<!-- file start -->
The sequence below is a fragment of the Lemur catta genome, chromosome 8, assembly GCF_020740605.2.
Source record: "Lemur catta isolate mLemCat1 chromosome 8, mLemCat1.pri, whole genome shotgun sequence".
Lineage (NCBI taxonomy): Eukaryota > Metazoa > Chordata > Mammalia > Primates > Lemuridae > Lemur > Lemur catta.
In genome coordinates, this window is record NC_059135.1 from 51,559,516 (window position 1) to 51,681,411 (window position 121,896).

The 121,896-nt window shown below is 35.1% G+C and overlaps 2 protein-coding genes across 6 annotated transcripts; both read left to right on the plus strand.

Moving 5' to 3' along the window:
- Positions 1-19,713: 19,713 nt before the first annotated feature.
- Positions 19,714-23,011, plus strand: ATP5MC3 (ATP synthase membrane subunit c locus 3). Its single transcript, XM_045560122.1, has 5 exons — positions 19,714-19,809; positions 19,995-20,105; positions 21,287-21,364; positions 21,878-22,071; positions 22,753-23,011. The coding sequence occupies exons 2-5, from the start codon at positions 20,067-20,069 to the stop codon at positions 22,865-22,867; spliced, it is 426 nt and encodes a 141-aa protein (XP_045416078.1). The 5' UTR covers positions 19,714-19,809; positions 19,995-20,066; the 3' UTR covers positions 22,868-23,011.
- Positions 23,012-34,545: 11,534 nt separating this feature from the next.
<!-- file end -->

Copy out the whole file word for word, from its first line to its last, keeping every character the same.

The sequence below is a fragment of the Lemur catta genome, chromosome 8, assembly GCF_020740605.2.
Source record: "Lemur catta isolate mLemCat1 chromosome 8, mLemCat1.pri, whole genome shotgun sequence".
Lineage (NCBI taxonomy): Eukaryota > Metazoa > Chordata > Mammalia > Primates > Lemuridae > Lemur > Lemur catta.
In genome coordinates, this window is record NC_059135.1 from 51,559,516 (window position 1) to 51,681,411 (window position 121,896).

The 121,896-nt window shown below is 35.1% G+C and overlaps 2 protein-coding genes across 6 annotated transcripts; both read left to right on the plus strand.

Moving 5' to 3' along the window:
- Positions 1-19,713: 19,713 nt before the first annotated feature.
- Positions 19,714-23,011, plus strand: ATP5MC3 (ATP synthase membrane subunit c locus 3). Its single transcript, XM_045560122.1, has 5 exons — positions 19,714-19,809; positions 19,995-20,105; positions 21,287-21,364; positions 21,878-22,071; positions 22,753-23,011. The coding sequence occupies exons 2-5, from the start codon at positions 20,067-20,069 to the stop codon at positions 22,865-22,867; spliced, it is 426 nt and encodes a 141-aa protein (XP_045416078.1). The 5' UTR covers positions 19,714-19,809; positions 19,995-20,066; the 3' UTR covers positions 22,868-23,011.
- Positions 23,012-34,545: 11,534 nt separating this feature from the next.